For the US pre-clearance system, I recall the data submission takes places days before the flight? I suppose last-minute airline ticket sales are more rare compared to railways. Chinese high-speed trains don't allow long-dated pre-sales anyway.
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Old February 17th, 2017, 06:21 AM   #1034
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Even if they don't give access to such a list, it's not a big problem.
Just take the next train back to Shenzhen and you will be in Futian train station 15 minutes later.

Quote:
Originally Posted by hkskyline View Post
Chinese immigration and security authorities do not release their blacklists to even state-owned airlines at this time. That's why we still hear people being turned away at the airport upon arrival, and not prevented from boarding. If they are willing to give access, then this may be the solution, but seems they are not willing, hence this matter is still unresolved.

Not too sure how border-crossing formalities are being done at Russia and North Korea borders. Don't think there is any sort of preclearance or joint immigration facilities for these trains.

For the US pre-clearance system, I recall the data submission takes places days before the flight? I suppose last-minute airline ticket sales are more rare compared to railways. Chinese high-speed trains don't allow long-dated pre-sales anyway.
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Old February 17th, 2017, 02:20 PM   #1035
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Originally Posted by hkskyline View Post
PRC border agents cannot enforce PRC laws on Hong Kong soil. That's the bookseller case all over again.
The situation is not different to the various consulates and diplomatic missions already existing in Hong Kong. They validate and judge the suitability which individuals can or can not gain a visa to their respective countries as per their respective laws. Anyone causing any trouble or illegal issue, they are immediately dealt with by Hong Kong authorities.

Having PRC Immigration and Customs officials at WKT in effect would be little different to the Chinese consular staff issuing visa working in HK or the PRC soldiers on guard at their respective barracks, where HK police deal with disturbances because it is in their jurisdiction.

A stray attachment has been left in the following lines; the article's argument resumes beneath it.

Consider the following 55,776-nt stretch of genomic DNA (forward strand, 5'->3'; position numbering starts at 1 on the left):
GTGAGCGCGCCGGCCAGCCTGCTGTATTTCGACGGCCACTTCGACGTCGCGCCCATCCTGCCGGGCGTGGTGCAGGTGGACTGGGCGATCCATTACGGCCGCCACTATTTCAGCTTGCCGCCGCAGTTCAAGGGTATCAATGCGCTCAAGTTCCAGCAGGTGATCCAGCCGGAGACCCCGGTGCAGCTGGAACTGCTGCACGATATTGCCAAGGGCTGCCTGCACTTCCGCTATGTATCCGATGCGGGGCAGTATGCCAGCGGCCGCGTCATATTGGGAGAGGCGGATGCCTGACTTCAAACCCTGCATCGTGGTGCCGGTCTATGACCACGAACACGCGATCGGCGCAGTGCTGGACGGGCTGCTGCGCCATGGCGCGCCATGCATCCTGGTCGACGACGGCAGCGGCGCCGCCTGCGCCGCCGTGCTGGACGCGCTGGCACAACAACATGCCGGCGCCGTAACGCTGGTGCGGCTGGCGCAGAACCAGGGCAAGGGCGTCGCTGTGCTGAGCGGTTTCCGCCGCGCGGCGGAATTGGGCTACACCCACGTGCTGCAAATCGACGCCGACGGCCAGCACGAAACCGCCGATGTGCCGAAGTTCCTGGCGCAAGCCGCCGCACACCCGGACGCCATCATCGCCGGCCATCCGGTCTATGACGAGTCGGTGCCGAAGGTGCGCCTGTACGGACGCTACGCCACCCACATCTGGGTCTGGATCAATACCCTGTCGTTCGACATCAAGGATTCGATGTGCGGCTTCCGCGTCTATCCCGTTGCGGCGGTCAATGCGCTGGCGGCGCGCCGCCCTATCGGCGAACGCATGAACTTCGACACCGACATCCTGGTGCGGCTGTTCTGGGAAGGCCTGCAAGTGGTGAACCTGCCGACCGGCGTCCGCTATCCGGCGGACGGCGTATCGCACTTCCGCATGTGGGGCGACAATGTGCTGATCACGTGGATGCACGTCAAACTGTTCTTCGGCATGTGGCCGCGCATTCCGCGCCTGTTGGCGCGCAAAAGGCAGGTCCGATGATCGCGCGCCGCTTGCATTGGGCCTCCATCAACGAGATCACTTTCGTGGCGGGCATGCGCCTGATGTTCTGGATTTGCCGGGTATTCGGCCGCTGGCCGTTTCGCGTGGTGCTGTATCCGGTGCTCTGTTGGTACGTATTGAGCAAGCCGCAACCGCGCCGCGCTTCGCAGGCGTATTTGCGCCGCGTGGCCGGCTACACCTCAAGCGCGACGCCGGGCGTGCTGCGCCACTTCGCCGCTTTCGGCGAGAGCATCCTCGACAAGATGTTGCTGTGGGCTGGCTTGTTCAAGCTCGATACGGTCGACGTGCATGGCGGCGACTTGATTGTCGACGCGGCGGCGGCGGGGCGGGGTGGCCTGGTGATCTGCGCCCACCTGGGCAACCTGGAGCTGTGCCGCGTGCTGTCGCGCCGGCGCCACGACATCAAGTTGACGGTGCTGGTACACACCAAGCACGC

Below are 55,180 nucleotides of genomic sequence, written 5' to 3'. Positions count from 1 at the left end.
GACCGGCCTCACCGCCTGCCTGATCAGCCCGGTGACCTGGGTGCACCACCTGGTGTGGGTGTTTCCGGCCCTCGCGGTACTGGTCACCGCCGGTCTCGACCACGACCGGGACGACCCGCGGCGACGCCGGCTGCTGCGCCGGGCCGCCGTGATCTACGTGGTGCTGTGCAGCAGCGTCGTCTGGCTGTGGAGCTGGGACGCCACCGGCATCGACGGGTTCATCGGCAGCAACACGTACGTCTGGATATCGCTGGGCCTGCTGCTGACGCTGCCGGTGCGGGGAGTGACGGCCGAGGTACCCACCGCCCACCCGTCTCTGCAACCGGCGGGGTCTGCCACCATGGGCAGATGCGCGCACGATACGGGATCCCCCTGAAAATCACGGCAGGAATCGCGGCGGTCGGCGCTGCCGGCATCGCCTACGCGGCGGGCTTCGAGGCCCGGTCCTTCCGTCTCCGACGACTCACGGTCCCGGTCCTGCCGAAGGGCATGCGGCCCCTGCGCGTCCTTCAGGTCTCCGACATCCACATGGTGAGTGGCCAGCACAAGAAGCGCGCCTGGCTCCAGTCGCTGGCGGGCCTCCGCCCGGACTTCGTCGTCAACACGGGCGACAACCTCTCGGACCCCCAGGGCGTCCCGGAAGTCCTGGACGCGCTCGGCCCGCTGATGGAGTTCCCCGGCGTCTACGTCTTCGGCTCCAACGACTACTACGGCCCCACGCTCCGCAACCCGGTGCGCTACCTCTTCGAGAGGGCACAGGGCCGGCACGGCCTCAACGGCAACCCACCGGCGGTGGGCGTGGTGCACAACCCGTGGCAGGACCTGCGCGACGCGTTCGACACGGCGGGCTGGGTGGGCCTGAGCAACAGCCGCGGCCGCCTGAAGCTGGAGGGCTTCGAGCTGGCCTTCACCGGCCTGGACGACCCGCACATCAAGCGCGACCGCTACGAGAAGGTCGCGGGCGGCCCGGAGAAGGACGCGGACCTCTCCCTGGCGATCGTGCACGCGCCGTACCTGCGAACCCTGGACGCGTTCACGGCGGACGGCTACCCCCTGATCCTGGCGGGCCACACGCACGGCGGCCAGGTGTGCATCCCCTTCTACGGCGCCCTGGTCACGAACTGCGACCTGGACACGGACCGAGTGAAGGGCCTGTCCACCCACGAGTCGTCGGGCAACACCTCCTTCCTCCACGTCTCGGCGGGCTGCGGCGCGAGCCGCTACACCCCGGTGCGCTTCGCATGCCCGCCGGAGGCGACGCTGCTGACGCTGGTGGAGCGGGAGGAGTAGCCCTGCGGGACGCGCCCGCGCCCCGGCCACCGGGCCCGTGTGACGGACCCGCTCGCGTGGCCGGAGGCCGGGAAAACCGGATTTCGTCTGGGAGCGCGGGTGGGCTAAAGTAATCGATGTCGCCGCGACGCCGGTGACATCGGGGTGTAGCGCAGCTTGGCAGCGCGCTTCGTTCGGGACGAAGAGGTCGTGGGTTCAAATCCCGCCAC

It works in so many other places, there is no reason why it can not work in China. The only problem is not a legal one, but one of image. Where as French and British officials are respected equally in each others country for Eurostar services and USA officials share the same respect in the various countries they operate in, in Hong Kong there is less respect for the PRC officials. If the Hong Kong government can show and demonstrate that the PRC officials would operate only in the same manner as these other proven examples, then public opinion can change. It is like how the Australian and American public can not see the value of a high speed rail network because they have no exposure to how well they work in the countries where they exist. If HK people were more aware of how this situation works well in other countries without any fears of a loss in sovereignty, there would be less fear about this issue.
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Old February 17th, 2017, 05:28 PM   #1036
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The situation is not different to the various consulates and diplomatic missions already existing in Hong Kong. They validate and judge the suitability which individuals can or can not gain a visa to their respective countries as per their respective laws. Anyone causing any trouble or illegal issue, they are immediately dealt with by Hong Kong authorities.

Having PRC Immigration and Customs officials at WKT in effect would be little different to the Chinese consular staff issuing visa working in HK or the PRC soldiers on guard at their respective barracks, where HK police deal with disturbances because it is in their jurisdiction.